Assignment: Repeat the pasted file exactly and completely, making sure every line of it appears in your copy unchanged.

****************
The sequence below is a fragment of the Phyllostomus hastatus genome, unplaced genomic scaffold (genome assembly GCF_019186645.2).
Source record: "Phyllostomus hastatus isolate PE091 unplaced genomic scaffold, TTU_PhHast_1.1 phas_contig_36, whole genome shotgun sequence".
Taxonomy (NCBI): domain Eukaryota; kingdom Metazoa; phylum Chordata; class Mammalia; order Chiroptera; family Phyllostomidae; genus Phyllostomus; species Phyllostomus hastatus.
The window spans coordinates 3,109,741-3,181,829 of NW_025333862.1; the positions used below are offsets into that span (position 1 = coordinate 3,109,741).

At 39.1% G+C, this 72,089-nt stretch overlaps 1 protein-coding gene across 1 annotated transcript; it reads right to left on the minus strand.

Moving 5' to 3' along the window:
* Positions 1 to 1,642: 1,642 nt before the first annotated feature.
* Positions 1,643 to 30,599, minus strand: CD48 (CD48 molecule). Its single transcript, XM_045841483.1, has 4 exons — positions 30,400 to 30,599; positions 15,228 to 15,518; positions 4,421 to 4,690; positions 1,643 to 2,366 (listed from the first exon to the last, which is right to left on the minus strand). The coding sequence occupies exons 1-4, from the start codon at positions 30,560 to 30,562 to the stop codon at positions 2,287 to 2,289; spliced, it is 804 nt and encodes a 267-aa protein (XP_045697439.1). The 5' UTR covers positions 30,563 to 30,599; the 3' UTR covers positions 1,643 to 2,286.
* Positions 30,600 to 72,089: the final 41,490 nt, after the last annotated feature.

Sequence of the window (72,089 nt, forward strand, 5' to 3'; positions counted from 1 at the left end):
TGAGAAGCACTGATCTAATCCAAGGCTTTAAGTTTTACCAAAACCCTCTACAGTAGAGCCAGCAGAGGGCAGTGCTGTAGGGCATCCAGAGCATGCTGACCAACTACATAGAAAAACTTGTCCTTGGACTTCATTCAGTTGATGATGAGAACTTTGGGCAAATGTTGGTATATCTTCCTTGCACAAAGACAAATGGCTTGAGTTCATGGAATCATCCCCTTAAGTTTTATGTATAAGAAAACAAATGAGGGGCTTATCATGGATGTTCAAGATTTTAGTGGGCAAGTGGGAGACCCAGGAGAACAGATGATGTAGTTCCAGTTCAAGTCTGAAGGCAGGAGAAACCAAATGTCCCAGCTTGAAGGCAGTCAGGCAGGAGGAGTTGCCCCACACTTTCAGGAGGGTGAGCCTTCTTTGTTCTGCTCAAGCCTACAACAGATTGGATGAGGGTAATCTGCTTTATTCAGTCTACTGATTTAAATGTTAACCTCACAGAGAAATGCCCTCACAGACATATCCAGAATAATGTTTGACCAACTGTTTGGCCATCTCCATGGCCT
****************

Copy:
The sequence below is a fragment of the Phyllostomus hastatus genome, unplaced genomic scaffold (genome assembly GCF_019186645.2).
Source record: "Phyllostomus hastatus isolate PE091 unplaced genomic scaffold, TTU_PhHast_1.1 phas_contig_36, whole genome shotgun sequence".
Taxonomy (NCBI): domain Eukaryota; kingdom Metazoa; phylum Chordata; class Mammalia; order Chiroptera; family Phyllostomidae; genus Phyllostomus; species Phyllostomus hastatus.
The window spans coordinates 3,109,741-3,181,829 of NW_025333862.1; the positions used below are offsets into that span (position 1 = coordinate 3,109,741).

At 39.1% G+C, this 72,089-nt stretch overlaps 1 protein-coding gene across 1 annotated transcript; it reads right to left on the minus strand.

Moving 5' to 3' along the window:
* Positions 1 to 1,642: 1,642 nt before the first annotated feature.
* Positions 1,643 to 30,599, minus strand: CD48 (CD48 molecule). Its single transcript, XM_045841483.1, has 4 exons — positions 30,400 to 30,599; positions 15,228 to 15,518; positions 4,421 to 4,690; positions 1,643 to 2,366 (listed from the first exon to the last, which is right to left on the minus strand). The coding sequence occupies exons 1-4, from the start codon at positions 30,560 to 30,562 to the stop codon at positions 2,287 to 2,289; spliced, it is 804 nt and encodes a 267-aa protein (XP_045697439.1). The 5' UTR covers positions 30,563 to 30,599; the 3' UTR covers positions 1,643 to 2,286.
* Positions 30,600 to 72,089: the final 41,490 nt, after the last annotated feature.

Sequence of the window (72,089 nt, forward strand, 5' to 3'; positions counted from 1 at the left end):
TGAGAAGCACTGATCTAATCCAAGGCTTTAAGTTTTACCAAAACCCTCTACAGTAGAGCCAGCAGAGGGCAGTGCTGTAGGGCATCCAGAGCATGCTGACCAACTACATAGAAAAACTTGTCCTTGGACTTCATTCAGTTGATGATGAGAACTTTGGGCAAATGTTGGTATATCTTCCTTGCACAAAGACAAATGGCTTGAGTTCATGGAATCATCCCCTTAAGTTTTATGTATAAGAAAACAAATGAGGGGCTTATCATGGATGTTCAAGATTTTAGTGGGCAAGTGGGAGACCCAGGAGAACAGATGATGTAGTTCCAGTTCAAGTCTGAAGGCAGGAGAAACCAAATGTCCCAGCTTGAAGGCAGTCAGGCAGGAGGAGTTGCCCCACACTTTCAGGAGGGTGAGCCTTCTTTGTTCTGCTCAAGCCTACAACAGATTGGATGAGGGTAATCTGCTTTATTCAGTCTACTGATTTAAATGTTAACCTCACAGAGAAATGCCCTCACAGACATATCCAGAATAATGTTTGACCAACTGTTTGGCCATCTCCATGGCCT